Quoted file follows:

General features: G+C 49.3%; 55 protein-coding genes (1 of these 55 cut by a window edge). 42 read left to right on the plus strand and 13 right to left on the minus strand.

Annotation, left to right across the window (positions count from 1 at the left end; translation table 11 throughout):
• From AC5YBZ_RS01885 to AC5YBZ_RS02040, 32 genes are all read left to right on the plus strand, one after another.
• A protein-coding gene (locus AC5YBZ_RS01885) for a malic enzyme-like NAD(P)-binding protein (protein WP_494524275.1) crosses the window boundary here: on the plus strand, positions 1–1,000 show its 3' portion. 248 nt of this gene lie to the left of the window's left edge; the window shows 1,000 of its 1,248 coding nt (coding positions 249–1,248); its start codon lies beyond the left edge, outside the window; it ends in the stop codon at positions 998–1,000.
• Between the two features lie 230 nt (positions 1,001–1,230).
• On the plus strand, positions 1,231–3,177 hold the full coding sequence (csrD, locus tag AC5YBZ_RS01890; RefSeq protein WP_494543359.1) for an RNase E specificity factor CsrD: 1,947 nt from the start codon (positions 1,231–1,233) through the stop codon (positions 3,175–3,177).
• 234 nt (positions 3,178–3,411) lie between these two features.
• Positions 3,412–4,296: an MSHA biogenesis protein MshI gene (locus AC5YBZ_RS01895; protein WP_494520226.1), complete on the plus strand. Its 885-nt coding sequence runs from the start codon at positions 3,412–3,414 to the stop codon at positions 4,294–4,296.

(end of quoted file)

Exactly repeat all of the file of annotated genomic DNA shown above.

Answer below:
General features: G+C 49.3%; 55 protein-coding genes (1 of these 55 cut by a window edge). 42 read left to right on the plus strand and 13 right to left on the minus strand.

Annotation, left to right across the window (positions count from 1 at the left end; translation table 11 throughout):
• From AC5YBZ_RS01885 to AC5YBZ_RS02040, 32 genes are all read left to right on the plus strand, one after another.
• A protein-coding gene (locus AC5YBZ_RS01885) for a malic enzyme-like NAD(P)-binding protein (protein WP_494524275.1) crosses the window boundary here: on the plus strand, positions 1–1,000 show its 3' portion. 248 nt of this gene lie to the left of the window's left edge; the window shows 1,000 of its 1,248 coding nt (coding positions 249–1,248); its start codon lies beyond the left edge, outside the window; it ends in the stop codon at positions 998–1,000.
• Between the two features lie 230 nt (positions 1,001–1,230).
• On the plus strand, positions 1,231–3,177 hold the full coding sequence (csrD, locus tag AC5YBZ_RS01890; RefSeq protein WP_494543359.1) for an RNase E specificity factor CsrD: 1,947 nt from the start codon (positions 1,231–1,233) through the stop codon (positions 3,175–3,177).
• 234 nt (positions 3,178–3,411) lie between these two features.
• Positions 3,412–4,296: an MSHA biogenesis protein MshI gene (locus AC5YBZ_RS01895; protein WP_494520226.1), complete on the plus strand. Its 885-nt coding sequence runs from the start codon at positions 3,412–3,414 to the stop codon at positions 4,294–4,296.